What do you do?
Do you talk about it?

We expect good performance at work.  But good performance is not just about getting the task done, it's about building and maintaining our relationships with each other. We may need to discuss the emotions, thoughts and behaviours involved - and to do it with genuine interest and compassion for each other.

One way to surface what's going on is through an evidence based approach:

  • I noticed that you've been late a few times this week
  • I noticed that the two of you were speaking quite loudly to each other

and demonstrating a genuine desire to understand the other person's position in relation to that:

  • What's causing that to happen?
  • What was that about?

You might need to state some expectations or boundaries:

  • Although we have a flexible working policy, I do need to be able to trust you to deliver the work that is expected of you.
  • Although I don't expect everyone to like each other at work, I do expect you to understand each others' point of view; to openly exchange and consider each other's ideas.

The final step is to all agree what's going to happen next, by when, and how you will check in to confirm the new behaviours.

How does this approach match anything you are doing already?  What could work better?  What could you usefully surface now?

Sharing how we prefer to work, communicate and interact
person at a screen
Image: Charles Deluvio on Unsplash

The Covid pandemic, and all the changes it caused in working practices has helped many people gain a better understanding of what helps and what gets in the way of them being at their best, both at work and in life in general.

As most of you will know, my work as a coach is about helping people to exercise choice and realise their potential in the workplace.  It's about helping you and others to recognise your values and strengths, and develop your leadership / management, interpersonal and communication skills, self-organisation and ability to deal with change.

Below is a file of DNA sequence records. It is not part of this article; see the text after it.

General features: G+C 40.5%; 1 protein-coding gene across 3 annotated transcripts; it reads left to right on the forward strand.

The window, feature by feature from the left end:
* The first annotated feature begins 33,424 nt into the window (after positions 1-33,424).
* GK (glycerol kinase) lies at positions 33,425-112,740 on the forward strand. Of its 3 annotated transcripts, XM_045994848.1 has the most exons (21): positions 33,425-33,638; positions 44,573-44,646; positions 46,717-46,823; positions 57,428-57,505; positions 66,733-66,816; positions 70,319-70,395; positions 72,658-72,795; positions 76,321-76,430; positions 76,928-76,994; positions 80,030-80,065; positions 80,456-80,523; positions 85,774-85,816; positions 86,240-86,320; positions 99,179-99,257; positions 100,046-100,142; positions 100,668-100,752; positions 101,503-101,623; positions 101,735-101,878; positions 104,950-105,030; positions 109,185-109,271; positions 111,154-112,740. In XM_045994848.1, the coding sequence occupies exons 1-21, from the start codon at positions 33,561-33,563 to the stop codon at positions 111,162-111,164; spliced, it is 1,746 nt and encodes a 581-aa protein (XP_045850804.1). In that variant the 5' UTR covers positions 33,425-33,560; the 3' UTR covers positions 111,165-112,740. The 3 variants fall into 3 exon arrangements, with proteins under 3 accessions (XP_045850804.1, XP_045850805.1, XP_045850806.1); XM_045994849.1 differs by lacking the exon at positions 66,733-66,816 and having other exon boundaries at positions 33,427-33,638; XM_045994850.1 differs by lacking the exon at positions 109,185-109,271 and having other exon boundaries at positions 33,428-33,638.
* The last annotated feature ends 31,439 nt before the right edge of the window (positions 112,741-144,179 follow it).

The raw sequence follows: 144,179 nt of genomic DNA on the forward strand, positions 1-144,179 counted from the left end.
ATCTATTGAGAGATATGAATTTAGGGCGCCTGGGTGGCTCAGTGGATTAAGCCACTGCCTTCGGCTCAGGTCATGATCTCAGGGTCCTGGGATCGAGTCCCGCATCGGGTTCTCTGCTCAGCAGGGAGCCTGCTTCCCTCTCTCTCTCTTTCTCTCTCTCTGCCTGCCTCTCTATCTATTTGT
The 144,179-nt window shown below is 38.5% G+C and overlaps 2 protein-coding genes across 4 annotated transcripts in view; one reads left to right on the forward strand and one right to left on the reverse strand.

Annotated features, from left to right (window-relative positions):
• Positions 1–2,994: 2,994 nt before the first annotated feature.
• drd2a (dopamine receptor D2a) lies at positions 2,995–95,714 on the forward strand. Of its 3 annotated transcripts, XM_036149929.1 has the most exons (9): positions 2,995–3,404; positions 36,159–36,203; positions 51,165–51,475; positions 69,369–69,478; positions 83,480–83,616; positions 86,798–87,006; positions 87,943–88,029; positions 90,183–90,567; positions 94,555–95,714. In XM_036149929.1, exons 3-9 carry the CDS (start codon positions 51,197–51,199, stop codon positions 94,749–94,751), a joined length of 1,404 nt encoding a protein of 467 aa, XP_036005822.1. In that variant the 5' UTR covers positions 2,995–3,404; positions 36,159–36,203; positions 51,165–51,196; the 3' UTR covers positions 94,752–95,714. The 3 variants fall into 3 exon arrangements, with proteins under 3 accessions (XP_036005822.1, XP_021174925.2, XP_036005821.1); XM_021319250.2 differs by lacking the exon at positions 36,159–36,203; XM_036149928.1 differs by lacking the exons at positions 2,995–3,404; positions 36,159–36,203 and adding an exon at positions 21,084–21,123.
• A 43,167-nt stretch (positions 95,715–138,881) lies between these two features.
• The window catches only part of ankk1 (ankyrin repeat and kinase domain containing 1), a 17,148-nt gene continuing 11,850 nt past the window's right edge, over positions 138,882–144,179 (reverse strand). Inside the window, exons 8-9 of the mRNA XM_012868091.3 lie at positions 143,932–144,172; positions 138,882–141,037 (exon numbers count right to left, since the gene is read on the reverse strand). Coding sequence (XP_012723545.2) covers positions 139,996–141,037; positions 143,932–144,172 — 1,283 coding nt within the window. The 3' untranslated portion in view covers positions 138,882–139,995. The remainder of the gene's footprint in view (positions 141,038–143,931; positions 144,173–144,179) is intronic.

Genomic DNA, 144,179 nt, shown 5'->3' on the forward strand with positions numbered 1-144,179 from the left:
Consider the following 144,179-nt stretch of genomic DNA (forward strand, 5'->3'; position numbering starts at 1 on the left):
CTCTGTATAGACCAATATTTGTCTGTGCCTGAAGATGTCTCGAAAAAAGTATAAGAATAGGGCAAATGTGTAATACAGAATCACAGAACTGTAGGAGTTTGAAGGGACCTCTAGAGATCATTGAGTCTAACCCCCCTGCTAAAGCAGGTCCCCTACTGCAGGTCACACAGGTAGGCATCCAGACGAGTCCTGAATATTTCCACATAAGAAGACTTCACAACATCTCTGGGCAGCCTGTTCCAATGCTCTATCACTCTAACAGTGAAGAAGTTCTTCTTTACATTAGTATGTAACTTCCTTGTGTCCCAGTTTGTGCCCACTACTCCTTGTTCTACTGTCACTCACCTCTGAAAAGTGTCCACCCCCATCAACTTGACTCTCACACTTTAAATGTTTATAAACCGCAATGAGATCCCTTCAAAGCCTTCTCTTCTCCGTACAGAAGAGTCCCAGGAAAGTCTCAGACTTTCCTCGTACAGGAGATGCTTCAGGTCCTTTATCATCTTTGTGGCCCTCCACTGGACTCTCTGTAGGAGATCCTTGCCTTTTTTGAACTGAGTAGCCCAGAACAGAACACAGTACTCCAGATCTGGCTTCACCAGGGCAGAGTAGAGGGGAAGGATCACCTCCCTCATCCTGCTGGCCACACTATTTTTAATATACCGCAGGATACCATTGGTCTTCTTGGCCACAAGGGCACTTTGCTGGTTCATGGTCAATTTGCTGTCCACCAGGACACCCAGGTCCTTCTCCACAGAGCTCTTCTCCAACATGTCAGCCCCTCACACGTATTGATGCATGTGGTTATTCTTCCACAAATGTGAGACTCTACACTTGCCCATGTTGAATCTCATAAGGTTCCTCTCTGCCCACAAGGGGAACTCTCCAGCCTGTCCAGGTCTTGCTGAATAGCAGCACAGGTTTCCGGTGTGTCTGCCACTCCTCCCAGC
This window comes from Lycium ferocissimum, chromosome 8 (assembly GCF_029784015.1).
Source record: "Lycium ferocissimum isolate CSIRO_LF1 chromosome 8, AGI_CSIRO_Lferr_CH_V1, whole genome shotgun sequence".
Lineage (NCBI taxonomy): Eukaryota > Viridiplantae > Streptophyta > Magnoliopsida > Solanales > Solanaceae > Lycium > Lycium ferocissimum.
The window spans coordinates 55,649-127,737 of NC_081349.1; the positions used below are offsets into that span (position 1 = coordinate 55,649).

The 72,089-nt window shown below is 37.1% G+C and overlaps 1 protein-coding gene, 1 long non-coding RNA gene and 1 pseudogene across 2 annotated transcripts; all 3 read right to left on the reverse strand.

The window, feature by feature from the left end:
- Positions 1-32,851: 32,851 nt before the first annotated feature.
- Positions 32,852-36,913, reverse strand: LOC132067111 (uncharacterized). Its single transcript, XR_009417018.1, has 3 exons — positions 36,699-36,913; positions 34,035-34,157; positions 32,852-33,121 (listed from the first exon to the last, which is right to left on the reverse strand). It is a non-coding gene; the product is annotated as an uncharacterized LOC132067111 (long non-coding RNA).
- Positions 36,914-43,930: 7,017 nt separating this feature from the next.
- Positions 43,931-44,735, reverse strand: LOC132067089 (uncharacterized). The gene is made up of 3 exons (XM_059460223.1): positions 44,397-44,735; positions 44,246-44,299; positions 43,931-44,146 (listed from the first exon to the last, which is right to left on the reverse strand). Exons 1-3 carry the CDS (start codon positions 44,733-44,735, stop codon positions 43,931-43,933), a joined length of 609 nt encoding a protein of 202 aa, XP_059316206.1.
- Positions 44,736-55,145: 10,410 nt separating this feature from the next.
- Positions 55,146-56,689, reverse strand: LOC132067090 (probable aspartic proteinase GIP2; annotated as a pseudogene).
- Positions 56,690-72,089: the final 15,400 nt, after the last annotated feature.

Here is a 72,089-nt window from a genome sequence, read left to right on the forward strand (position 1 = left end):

My work with you and others is about helping you to advocate for what you need in your work environment, interactions with others, and working practices that will enable you to be and give of your best.  It's also about understanding, valuing and tapping into the richness of everyone's 

Knowing all of these things about yourself is one step, sharing it with others is another!

If you would like a little help with exploring this more fully, why not consider one or more of these:

  • Complete an online questionnaire that can help to surface your strengths and individual style of going about things, communicating and interacting with others (for example using the MBTI, or the Belbin Team Roles)
  • Engage in some team activities and discussions to explore how you can all use each others' strengths and interact with each other more effectively
  • Complete and share individual profiles about what would help you to be and give of your best (see for example the MIND Wellness Action plans)
  • Get some one-to-one coaching to discuss this more fully

What have you already done to identify and share what would enable you to be and give of your best?  What else would you like to do?

We are keen to tailor RiverRhee’s one-to-one and group coaching in a way that will help you, your managers and your teams be at their best.

See the RiverRhee Consulting website for more details